The installation of Fred Ryan at the top of the Washington Post’s masthead might seem like a break from tradition — after all, the new publisher replaces Katharine Weymouth, the last member of the storied Graham family dynasty to hold a leadership position at the news organization.
But Ryan is a throwback to another of the city’s institutions: the social circuit.
Ryan is much more of a presence on Washington’s social scene than his predecessor, cutting a figure in the city’s book parties, galas, and Georgetown dining rooms in a way that reminded several observers of the late Katharine Graham, Weymouth’s grandmother. Ryan, often accompanied by wife Genevieve, regularly attends the kind of swanky soirees filled with the town’s elite journalists, embassy types, business leaders and philanthropists, that Katharine Graham was famous for hosting.
“In Fred, Jeff Bezos and the Post have really found an ambassador,” says John Arundel, the associate publisher of Washington Life magazine, the glossy chronicler of the city’s A-listers (for context, a search of Ryan’s name in the magazine’s archives turned up a healthy page-ful of photos, while Weymouth had only a handful). “He understands that this is a relationship business.”
The Ryans throw a lavish annual St. Patrick’s Day party at their Potomac, Md., home, where they throw open their doors to hundreds of guests. “They entertain impeccably,” says one guest.
Ryan, while a top executive at Politico the past seven years, was known to obsess over the location of the news organizations’ tables at the glitzy White House Correspondents’ Association dinner, wanting Politico and its guests as close to the head table as possible. He dons black tie for glamorous balls and attends performances at the Kennedy Center.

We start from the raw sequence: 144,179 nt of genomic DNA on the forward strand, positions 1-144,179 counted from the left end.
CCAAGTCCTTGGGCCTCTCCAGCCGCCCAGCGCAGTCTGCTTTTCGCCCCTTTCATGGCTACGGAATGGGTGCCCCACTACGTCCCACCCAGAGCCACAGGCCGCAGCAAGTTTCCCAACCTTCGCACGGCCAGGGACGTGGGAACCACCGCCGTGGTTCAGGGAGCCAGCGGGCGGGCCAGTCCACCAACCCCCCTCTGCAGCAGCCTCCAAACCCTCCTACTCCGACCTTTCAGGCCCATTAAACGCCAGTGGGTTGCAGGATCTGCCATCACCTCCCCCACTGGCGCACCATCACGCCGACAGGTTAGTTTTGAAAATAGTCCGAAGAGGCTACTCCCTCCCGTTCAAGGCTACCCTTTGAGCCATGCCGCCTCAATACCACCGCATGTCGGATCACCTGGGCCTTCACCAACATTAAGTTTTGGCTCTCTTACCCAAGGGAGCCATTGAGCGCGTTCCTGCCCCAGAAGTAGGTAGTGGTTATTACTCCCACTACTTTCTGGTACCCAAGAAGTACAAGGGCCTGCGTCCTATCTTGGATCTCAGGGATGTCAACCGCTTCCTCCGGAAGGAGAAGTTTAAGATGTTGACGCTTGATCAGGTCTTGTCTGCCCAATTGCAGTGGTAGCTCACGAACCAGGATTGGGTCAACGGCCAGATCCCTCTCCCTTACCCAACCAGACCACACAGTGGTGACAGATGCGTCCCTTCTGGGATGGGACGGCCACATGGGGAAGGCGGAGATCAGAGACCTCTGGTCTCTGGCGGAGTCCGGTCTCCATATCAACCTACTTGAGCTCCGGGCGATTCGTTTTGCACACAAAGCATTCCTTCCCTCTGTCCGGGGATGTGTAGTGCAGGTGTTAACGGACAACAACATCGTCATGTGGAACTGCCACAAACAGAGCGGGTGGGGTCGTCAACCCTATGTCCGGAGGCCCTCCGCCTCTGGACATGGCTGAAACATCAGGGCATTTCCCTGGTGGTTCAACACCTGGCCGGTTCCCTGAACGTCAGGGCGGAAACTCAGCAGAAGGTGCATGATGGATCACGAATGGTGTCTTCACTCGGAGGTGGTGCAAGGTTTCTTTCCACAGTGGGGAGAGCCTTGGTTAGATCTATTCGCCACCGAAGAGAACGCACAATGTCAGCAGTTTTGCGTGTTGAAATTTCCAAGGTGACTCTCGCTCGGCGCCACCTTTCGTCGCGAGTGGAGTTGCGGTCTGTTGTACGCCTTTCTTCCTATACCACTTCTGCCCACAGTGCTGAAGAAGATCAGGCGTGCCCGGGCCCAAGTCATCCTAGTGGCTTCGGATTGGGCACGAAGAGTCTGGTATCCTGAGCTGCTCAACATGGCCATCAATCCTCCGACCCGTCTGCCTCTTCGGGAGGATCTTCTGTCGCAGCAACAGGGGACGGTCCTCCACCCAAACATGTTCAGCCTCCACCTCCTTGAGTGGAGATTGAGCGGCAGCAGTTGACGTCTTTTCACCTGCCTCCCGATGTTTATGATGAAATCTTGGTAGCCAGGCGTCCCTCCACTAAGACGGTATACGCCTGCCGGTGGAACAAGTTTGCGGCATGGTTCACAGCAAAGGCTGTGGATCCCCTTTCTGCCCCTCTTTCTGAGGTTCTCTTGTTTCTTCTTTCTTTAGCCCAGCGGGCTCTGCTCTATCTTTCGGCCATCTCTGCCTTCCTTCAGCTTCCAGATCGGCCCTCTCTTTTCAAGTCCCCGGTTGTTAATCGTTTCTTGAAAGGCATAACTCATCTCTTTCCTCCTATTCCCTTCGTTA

Tammy Haddad, the CEO of Haddad Media and herself a fixture on the social scene, called him a “dominant player.”
That represents a change for the Post. Owner Jeff Bezos spends little time in Washington. Friends say Weymouth prefers smaller gatherings, often informal dinners or barbecues with intimates, at her home. Executive editor Marty Baron is more likely to spend his evenings working.
Ryan himself, though, wasn’t certain that he would act as a tuxedo-clad ambassador connecting the Post to the town’s movers and shakers. “I don’t quite see it that way,” he told the Reliable Source after addressing the newsroom for the first time as publisher on Tuesday afternoon. His penchant for mingling, he said, is simply a personal preference. “I love Washington, I just enjoy it, and I hope it’s a plus for the organization.”
But he seemed aware of the cardinal rule of social Washington: There is no separating business and pleasure.
“It’s true for all of us in Washington — no matter what you’re doing, you always try to represent your business as best you can.”
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